As Leo Buscaglia says, “the person, who risks nothing, does nothing, has nothing, is nothing, and becomes nothing. He may avoid suffering and sorrow, but he simply cannot learn and feel and change and grow, and love and live.”  Yes, there may be lack of security, power, and governance but yet there are people living in Nigeria more resilient than ever. It is time that we rise above sending money back home and join the youth revolution in Nigeria that has  started with campaigns such as Light up Nigeria and Enough is Enough. Let us leave behind the days where we hide behind our blogs, facebooks, and websites criticizing Nigeria. No matter how much we may try to assimilate to western nation’s cultures we will and always will be Nigerians first. I didn’t say this task will be easy, because it may be the most difficult task you have ever encountered. I am willing to take the risk to make an impact on this country, the question you must start asking yourself will you?

8 Comments

  • eMJOY Mayowa says:

    #NewNig! Love it! YesGod. JOY
    By the way, #BB2011

  • chinyere biafra says:

    Dear Ms Uwazie
    This is a great time to ask the now generation to do some sole searching. But like it or not we may not see the exodus back to Naija that is required unless more electricity is powered to the neighborhoods where these professionals are expected to live and work

    Your article is a good segway though, to keep the young and restless refocused, and reenergized to the task at hand – building the spirit of Naija to pre-Biafran fervor

  • GOONERBABE says:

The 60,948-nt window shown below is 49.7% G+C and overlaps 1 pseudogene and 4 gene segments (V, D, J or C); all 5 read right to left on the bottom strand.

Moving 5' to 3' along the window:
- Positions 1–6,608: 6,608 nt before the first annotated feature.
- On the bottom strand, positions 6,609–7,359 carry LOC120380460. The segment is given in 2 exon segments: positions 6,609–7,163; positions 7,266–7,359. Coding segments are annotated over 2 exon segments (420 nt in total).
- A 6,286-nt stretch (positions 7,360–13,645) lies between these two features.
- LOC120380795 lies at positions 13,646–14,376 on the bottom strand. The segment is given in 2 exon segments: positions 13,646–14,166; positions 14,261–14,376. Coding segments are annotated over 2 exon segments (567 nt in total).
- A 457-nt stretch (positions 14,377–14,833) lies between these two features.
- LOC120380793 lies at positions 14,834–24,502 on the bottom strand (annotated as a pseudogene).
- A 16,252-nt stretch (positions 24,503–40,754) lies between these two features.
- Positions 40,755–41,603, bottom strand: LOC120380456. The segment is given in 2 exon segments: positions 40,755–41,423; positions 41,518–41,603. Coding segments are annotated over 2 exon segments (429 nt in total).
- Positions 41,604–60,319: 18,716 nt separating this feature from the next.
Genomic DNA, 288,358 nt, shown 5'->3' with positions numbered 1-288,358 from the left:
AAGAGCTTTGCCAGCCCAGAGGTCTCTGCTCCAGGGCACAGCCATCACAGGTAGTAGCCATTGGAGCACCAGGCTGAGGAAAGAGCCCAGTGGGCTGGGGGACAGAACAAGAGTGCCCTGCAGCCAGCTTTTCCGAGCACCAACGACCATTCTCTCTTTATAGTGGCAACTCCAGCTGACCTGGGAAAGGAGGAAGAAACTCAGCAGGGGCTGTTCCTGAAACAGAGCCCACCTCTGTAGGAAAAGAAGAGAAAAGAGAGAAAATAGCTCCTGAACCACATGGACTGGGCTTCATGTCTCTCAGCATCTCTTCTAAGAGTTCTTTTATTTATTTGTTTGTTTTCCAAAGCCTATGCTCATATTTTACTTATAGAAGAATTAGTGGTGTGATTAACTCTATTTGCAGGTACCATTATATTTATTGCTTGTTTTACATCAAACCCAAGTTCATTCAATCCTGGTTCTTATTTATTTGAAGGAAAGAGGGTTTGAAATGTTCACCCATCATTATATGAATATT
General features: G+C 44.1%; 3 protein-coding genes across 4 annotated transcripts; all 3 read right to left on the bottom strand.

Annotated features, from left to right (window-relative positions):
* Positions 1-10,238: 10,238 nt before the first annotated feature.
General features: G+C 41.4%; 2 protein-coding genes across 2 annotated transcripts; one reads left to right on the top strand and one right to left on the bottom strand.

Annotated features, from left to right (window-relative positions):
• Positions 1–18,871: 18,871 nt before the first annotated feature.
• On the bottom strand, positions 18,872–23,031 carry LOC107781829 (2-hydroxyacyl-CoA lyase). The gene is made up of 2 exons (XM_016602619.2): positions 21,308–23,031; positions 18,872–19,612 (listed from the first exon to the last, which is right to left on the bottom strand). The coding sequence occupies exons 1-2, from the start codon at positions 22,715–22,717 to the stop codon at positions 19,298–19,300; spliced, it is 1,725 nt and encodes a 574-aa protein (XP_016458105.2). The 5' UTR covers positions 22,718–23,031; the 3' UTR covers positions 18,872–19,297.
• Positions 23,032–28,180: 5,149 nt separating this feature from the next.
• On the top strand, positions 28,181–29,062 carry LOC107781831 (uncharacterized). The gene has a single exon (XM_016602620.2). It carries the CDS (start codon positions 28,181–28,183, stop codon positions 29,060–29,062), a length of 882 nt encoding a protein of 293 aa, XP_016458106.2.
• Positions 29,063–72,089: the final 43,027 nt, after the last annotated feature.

Well-balanced article and on point! Good for reflection. You know, i recently asked myself that question because I have always fancied going home and being one of the youths that would make Nigeria a better place. I know, its a sacrifice leaving a a place with all the basic amenities of life but lets not forget that the countries in which we live in right now, its their people who are making a difference through hard work. The clincher for me is this: There is no way another man's country can be like your own. There are overt and covert ways that the system use in reminding you that you are a foreigner. Having said that, its pertinent to note that All the great nations of the world did not become great because one or two individuals worked hard but because they had GOOD GOVERNANCE. Therefore, I also believe the Nigerian government should create the right incentives and provide an enabling environment for those abroad who want to invest financially or contribute socially to our country. Nigeria shall be great and I believe that I will be a part of the success story. Ki Olorun bukun fun Orile Ede Nigeria, amin.